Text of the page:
Moshe Fuerst now out of coma; father says he was felled with a punch, kicked in the head, by drunken assailants
(SOURCE) A 17-year-old Jewish teenager who was beaten unconscious at a train stop in Manchester in a suspected anti-Semitic attack on Saturday night underwent surgery and was brought out of a coma on Monday, Israel’s Channel 2 news reported.
The TV report named the victim as Moshe Fuerst. His father Michael said the attack was carried out by a gang of “non-Jewish boys who were drunk” and who took “great joy, I’m sure, from the fact that they were beating up a Jewish kid.”
Three other Jews — two 18-year-olds and a 20-year-old — were also hurt in the assault. Police are treating the incident as an anti-Semitic attack.
“Antisemitism and hate crimes of any sort are totally unacceptable,” Communities Minister Baroness Williams of Trafford said. “I am appalled to hear of this weekend’s attack in Manchester and would urge anyone with information to come forward. Let me be clear, this government takes fighting anti-Semitism and anti-Muslim hatred seriously and anyone found guilty of these vile crimes will feel the full force of the law.”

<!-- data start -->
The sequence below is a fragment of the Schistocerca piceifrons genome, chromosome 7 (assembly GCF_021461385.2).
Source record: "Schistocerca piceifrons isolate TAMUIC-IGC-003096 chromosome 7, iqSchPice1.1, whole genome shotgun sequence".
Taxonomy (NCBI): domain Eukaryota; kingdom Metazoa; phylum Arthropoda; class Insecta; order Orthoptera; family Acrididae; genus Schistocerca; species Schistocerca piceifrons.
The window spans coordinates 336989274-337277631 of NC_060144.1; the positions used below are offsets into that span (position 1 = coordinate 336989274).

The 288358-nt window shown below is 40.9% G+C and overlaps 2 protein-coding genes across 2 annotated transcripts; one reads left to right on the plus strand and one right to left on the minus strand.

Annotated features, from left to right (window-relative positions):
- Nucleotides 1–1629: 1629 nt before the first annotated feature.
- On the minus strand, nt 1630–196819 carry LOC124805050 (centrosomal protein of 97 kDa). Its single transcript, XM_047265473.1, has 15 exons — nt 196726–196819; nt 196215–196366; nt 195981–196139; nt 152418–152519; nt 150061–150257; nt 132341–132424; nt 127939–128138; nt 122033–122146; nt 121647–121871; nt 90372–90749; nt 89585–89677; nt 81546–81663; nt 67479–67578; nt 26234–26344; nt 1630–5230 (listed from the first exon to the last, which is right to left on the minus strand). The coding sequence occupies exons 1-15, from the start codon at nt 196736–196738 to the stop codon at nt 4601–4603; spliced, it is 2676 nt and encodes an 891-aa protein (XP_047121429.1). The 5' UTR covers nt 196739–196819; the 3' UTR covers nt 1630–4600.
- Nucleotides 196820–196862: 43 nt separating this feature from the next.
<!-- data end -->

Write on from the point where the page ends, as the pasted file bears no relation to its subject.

Moshe suffered “a suspected bleed to the brain,” according to local newspaper reports.
Police said the group were approached by three men as they waited at the Bowker Vale Metrolink station in northern Manchester at around 11:30 p.m. The assailants hurled verbal abuse at the victims and then physically assaulted them.
“They were off to see a movie on motzei shabbes” (Saturday night) when they were attacked, said Moshe’s father Michael. “Moshe is the smallest of the group, and he got basically knocked out with one punch. And when he was on the floor this fellow kicked him in the head.”
The non-Jewish gang “picked a fight” with the Jewish youngsters, he said. “The fact that they were Jewish certainly fueled them on.”
Forensics teams continued to look for evidence at the train station on Monday.
No suspects had been apprehended.
The attacks came as the London Metropolitan Police reported a sharp increase in anti-Semitic attacks in the 12 months preceding July 2015.